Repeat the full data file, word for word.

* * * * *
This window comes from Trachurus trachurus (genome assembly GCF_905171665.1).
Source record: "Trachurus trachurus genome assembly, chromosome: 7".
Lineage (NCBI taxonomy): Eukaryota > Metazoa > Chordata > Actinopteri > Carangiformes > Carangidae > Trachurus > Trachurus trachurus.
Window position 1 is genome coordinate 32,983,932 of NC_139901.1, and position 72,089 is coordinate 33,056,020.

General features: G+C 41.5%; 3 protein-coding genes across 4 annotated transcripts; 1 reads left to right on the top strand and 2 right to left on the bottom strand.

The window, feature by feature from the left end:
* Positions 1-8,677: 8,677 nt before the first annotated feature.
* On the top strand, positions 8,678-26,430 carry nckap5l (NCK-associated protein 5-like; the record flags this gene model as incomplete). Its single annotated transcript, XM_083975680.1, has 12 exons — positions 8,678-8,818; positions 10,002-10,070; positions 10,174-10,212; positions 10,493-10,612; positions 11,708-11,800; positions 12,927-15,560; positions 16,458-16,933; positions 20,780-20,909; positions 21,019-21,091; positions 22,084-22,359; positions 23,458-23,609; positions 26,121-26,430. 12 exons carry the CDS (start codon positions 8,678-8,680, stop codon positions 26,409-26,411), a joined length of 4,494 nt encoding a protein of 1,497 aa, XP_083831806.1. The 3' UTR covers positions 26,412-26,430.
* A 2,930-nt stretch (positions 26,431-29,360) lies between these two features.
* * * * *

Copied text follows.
This window comes from Trachurus trachurus (genome assembly GCF_905171665.1).
Source record: "Trachurus trachurus genome assembly, chromosome: 7".
Lineage (NCBI taxonomy): Eukaryota > Metazoa > Chordata > Actinopteri > Carangiformes > Carangidae > Trachurus > Trachurus trachurus.
Window position 1 is genome coordinate 32,983,932 of NC_139901.1, and position 72,089 is coordinate 33,056,020.

General features: G+C 41.5%; 3 protein-coding genes across 4 annotated transcripts; 1 reads left to right on the top strand and 2 right to left on the bottom strand.

The window, feature by feature from the left end:
* Positions 1-8,677: 8,677 nt before the first annotated feature.
* On the top strand, positions 8,678-26,430 carry nckap5l (NCK-associated protein 5-like; the record flags this gene model as incomplete). Its single annotated transcript, XM_083975680.1, has 12 exons — positions 8,678-8,818; positions 10,002-10,070; positions 10,174-10,212; positions 10,493-10,612; positions 11,708-11,800; positions 12,927-15,560; positions 16,458-16,933; positions 20,780-20,909; positions 21,019-21,091; positions 22,084-22,359; positions 23,458-23,609; positions 26,121-26,430. 12 exons carry the CDS (start codon positions 8,678-8,680, stop codon positions 26,409-26,411), a joined length of 4,494 nt encoding a protein of 1,497 aa, XP_083831806.1. The 3' UTR covers positions 26,412-26,430.
* A 2,930-nt stretch (positions 26,431-29,360) lies between these two features.